Photography by Tracey Creed
Assisted by Amandine Paniagua
Recipe by Amandine Paniagua and Tracey Creed
Words by Tracey Creed
Published February 25 2020
Updated February 26 2020
Preheat oven to 350°C and line a 20 cm cake tin with baking paper. These cake tins are my favourite.
In a large bowl combine flour, baking soda, baking powder, chai spice blend and sea salt, fold through being careful not to over mix.
In another bowl cream the butter and sugar then add the milk, applesauce, vinegar, and vanilla and fold to combine.
Add the wet ingredients to your dry ingredients and stir to combine being careful not to over mix.
Transfer cake batter to your prepared tin and bake for 45-50 minutes, or until a knife inserted comes out clean.
To prepare the coconut frosting, first chill the can of coconut milk overnight, longer if possible. Depending on the brand you use, either you’ll reserve the full fat cream or extra fatty coconut cream, like what we used will remain thick throughout so you can use the entire contents of the can.
Before preparing your whipped coconut frosting chill a bowl and the beaters of your mixer in the freezer for an hour.
Using a hand mixer, whip the coconut cream with rice malt syrup and chai spice until fluffy and thick. The whipped coconut cream should be stable enough to ice cake or cupcakes with. You can even fill it into a (chilled) pastry bag with piping tip, to frost cupcakes with fancy swirl patterns.
To assemble the cake, apply a generous portion of whipped coconut to the top of the cake, spreading out evenly with a frosting spreader or similar.
This perfect vegan chai cake recipe is a house favourite and one that we will be sharing this new year. Over the years, our holiday gatherings evolved to fully plant-based, accommodating at first my dietary restrictions — and now this is how my friends prefer to indulge. So this vegan chai cake is something simple to make, to share with all of those that you love these holidays.
While I have had a vegan diet for now just over twenty years, only more recently has eating in public, or rather with company become more inclusive. For the most part, attending a house dinner meant you would need to eat beforehand or starve. And unless you have been in that situation of awkwardly watching others eat for the better part of an hour, you could not understand how alienating that is. Food brings people together; it also separates. So what follows is a list of a few things that I've learned from my last few years of hosting dinner gatherings that were not always to those interested in wellness. We focus on preparing a variety of nourishing dishes from whole foods and avoid the vegan versions of foods that aren't. No vegan pot roasts.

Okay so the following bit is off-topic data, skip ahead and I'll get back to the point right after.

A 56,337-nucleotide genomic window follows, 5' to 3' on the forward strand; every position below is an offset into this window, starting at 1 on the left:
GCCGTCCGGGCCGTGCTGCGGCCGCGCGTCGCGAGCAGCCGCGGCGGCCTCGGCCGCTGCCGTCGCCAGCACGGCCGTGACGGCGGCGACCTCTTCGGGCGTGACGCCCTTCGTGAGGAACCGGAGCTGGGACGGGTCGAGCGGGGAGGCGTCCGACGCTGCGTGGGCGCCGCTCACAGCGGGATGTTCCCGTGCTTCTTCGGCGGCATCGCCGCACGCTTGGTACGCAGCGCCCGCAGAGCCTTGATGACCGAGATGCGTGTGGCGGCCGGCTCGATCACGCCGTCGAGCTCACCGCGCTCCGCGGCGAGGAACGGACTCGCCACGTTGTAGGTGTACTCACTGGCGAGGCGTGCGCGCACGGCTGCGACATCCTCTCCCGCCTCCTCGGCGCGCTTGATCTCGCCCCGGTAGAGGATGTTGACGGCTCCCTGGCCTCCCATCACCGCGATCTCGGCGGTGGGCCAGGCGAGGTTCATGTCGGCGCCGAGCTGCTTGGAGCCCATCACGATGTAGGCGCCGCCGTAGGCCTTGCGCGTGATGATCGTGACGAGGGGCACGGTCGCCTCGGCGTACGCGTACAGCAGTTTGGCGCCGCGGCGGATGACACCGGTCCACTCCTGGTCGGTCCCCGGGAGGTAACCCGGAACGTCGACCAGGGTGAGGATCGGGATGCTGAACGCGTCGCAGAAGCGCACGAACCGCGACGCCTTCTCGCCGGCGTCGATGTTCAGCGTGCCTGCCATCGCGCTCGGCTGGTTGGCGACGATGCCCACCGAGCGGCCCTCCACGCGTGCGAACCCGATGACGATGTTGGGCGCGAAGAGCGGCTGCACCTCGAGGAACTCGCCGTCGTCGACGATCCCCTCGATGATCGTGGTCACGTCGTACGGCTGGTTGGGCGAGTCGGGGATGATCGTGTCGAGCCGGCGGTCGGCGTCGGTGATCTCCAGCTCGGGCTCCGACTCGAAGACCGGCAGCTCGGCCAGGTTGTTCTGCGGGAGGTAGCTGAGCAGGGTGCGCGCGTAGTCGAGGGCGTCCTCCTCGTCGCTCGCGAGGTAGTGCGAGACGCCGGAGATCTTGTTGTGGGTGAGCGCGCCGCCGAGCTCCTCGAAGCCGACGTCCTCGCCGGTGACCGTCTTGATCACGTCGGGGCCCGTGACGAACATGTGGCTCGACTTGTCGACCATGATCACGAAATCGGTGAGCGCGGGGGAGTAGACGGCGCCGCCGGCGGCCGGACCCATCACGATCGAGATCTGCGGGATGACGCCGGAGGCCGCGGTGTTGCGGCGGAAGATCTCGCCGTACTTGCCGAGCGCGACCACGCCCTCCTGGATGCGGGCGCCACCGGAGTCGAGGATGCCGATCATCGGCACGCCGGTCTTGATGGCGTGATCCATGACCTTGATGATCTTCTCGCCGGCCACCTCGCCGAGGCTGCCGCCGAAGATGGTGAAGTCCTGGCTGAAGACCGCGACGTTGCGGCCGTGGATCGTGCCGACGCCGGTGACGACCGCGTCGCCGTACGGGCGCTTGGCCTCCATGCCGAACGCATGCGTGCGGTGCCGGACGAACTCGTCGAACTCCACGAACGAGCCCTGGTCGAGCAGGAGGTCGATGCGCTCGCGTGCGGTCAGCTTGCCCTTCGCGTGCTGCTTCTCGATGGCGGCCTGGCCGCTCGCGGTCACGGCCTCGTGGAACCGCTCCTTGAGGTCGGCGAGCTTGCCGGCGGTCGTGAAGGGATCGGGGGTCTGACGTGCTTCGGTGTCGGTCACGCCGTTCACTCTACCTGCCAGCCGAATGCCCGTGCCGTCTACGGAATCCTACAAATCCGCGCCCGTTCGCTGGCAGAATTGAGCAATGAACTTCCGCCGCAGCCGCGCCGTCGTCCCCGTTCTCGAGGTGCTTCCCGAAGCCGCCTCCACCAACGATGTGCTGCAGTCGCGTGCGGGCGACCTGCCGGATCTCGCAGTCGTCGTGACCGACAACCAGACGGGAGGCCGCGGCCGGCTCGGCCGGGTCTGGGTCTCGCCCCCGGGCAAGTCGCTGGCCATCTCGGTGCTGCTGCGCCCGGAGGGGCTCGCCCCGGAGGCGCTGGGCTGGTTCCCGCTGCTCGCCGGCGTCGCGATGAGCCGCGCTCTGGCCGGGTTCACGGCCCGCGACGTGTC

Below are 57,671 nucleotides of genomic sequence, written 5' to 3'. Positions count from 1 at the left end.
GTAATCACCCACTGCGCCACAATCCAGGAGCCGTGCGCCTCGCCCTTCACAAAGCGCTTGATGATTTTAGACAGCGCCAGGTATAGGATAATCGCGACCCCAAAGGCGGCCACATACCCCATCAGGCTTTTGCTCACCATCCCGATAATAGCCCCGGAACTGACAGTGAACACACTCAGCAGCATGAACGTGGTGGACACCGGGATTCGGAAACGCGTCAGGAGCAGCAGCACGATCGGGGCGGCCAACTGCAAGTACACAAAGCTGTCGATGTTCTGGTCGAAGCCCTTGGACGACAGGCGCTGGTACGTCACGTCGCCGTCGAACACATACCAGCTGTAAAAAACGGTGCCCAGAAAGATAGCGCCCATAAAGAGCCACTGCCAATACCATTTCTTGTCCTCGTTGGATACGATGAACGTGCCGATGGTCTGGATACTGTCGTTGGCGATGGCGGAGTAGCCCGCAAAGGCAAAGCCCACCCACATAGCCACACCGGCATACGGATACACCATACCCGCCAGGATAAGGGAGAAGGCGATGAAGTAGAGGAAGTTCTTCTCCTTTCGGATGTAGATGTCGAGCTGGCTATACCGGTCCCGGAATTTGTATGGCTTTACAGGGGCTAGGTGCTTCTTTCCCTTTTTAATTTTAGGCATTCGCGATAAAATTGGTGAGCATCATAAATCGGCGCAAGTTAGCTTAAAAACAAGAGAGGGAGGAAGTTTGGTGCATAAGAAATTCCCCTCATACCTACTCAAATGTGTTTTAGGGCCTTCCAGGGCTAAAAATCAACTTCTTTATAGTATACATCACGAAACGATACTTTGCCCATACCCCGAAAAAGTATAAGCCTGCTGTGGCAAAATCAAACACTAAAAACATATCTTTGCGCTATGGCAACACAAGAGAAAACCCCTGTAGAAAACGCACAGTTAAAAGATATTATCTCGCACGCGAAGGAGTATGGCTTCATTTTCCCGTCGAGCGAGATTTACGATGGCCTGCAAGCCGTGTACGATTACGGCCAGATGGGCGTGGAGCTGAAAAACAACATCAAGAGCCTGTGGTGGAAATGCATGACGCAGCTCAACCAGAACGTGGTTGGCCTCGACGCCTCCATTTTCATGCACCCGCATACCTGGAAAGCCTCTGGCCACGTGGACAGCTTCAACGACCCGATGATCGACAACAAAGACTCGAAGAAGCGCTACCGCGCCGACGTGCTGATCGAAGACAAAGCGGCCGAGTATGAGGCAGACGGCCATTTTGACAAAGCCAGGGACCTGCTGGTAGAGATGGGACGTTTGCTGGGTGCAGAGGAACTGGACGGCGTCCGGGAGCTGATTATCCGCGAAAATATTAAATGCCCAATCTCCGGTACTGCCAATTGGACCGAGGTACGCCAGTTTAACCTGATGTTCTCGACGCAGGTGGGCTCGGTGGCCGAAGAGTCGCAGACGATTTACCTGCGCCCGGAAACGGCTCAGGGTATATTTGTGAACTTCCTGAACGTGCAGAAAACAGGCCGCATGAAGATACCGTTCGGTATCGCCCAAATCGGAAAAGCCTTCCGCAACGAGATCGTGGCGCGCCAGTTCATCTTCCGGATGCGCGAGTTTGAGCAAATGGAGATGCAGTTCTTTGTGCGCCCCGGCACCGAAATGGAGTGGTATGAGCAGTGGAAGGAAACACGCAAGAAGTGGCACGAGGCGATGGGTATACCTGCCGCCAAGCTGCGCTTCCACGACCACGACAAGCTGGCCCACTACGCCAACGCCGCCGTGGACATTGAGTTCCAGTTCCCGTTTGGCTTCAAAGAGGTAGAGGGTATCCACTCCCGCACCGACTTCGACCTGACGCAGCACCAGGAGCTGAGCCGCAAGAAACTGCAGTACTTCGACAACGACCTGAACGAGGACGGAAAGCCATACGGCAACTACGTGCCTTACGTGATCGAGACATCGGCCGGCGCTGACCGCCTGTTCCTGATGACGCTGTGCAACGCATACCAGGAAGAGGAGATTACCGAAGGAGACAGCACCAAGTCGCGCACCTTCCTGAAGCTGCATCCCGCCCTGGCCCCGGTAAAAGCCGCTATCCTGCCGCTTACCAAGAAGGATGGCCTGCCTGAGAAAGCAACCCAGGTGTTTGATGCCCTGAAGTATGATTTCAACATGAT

Stick to a reliable set of recipes When hosting others for dinner, it is not always ideal to try our new recipes — stick with what you know, with what makes you feel confident in the kitchen. Regulars at our table include gazpacho and a batch of garlic bread, roasted potatoes and big green salads. Up the ante by serving a great dip, our favourites include tapenade and hummus. Find some inspiration here. And of course to end, a perfectly frosted chocolate cake or raw slice. The more recipes you prepare consistently, that are delicious, you add to your repertoire — mixed and matched year after year.
Check-in for dietary restrictions for a truly inclusive dinner Ensure everyone is catered for, hosting is about treating your guests. As such, I'd recommend inquiring beforehand with guests if there are any food allergies I would need to consider when preparing a menu. Oddly enough, pasta is an easy meal to alter for your gluten-free friends. Plus, there are gluten-free grains that will work for all your favourite salads. Even preparing a special gluten-free cake for guests is no hard ask. And if baking is not your thing, opt for a raw caramel slice or serve an assortment of vegan ice creams. No one will be disappointed. And of course, nothing guarantees a great party like a good bottle of champagne, but make sure to have something special for your friends who don't drink. Even if it's just a few bottles of ice-cold sparkling water and kombucha or if you were so inclined, virgin mocktails.
It doesn't matter what time dinner starts We tend to eat late, around 8:30 pm or even 9:30 and so when we invite others, we'll say dinner for 7:30 pm, but it rarely is, and that's completely okay. Often we're accommodating other schedules or shared meal preparation. Whatever works for you works for your guests. I leave the playlist up to my partner — we dim the lights, burn incense and mingle while we continue prepping, keeping the vibe relaxed. Feeding, nourishing others is a form of love. Whether it is the holidays or not, surrounding myself with the people I deeply care for around the dinner table feels like a celebration of excess, and I have found the act of hosting dinners nourishes my soul.
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